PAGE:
VATICAN CITY — The naming of new cardinals only happens every few years, which is for the best: It brings out the worst in ecclesiastical circles.

The months before the announcement are rife with speculation, gossip and unseemly murmuring about who is up, down or out. And when the day itself comes, it usually happens that

all the sound and fury signified nothing — or at least very little. Popes tend to be rather predictable in their choices; the true surprise choice is a rarity.

But in this month's consistory for new cardinals, there is a real surprise that signifies something very important indeed. Actually the surprise is twofold — the names of the two cardinals named in pectore (secretly) in the consistory of 1998 have been revealed.

From time to time the Pope names a cardinal but reserves that name to himself (holding it, literally, in his breast). Even the new cardinal is not informed, and until his name is published, he may assume neither the privileges nor the duties of a cardinal. Pope John Paul did this once before, in 1979, when he named Shanghai Bishop Ignatius Gong Pin-mei a cardinal in pectore.

An in pectore nomination is usually done when the elevation might place the new cardinal in danger of persecution. This is not an idle concern. Pope Paul III named Bishop John Fisher a cardinal in the spring of 1535, hoping that the new dignity might persuade King Henry VIII to release the future saint from the Tower of London. Henry responded by cutting off his head. Bishop Gong Pin-mei likewise suffered imprisonment, at the hands of the Chinese communists, but his nomination was kept secret. It was not considered safe to reveal his name until 1991, by which time he had been exiled to the United States.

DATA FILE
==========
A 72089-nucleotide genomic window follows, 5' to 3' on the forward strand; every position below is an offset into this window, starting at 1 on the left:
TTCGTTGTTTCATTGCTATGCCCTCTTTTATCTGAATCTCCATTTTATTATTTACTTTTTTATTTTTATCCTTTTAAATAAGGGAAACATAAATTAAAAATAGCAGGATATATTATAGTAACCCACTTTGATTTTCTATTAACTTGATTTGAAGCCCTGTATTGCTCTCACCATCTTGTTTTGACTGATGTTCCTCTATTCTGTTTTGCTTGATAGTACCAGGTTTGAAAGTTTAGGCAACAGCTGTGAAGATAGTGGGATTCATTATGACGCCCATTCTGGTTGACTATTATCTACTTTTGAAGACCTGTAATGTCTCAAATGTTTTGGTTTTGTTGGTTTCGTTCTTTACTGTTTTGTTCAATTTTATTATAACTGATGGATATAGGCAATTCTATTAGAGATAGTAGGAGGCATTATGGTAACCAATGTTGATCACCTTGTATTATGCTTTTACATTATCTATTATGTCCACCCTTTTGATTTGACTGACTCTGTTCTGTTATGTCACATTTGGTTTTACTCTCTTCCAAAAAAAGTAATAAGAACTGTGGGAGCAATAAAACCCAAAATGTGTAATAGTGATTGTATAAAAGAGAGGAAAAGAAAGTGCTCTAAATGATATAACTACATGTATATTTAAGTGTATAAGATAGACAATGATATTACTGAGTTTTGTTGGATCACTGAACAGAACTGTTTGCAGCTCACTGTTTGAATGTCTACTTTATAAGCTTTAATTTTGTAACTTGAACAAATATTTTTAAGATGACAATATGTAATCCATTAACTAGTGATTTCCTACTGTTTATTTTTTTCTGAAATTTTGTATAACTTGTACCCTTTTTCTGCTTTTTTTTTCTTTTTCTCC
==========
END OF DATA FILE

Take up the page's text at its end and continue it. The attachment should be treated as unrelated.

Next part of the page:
So when John Paul named two cardinals in pectore in 1998, speculation was that they might also be from China, or another country where Catholics were under persecution.

The ecclesiastical gossips, of course, had a field day. The Vatican press corps was true to form, opting for ill-founded rumor rather than simple common sense. The idea was widely bruited that John Paul had named his then “chief of staff” Giovanni Battista Re (now cardinal-designate and prefect of the Congregation for Bishops) in pectore, as if the exigencies of configuring the Roman Curia would warrant recourse to measures previously reserved for dealing with the Chinese politburo.

Catholic Rebirth in Russia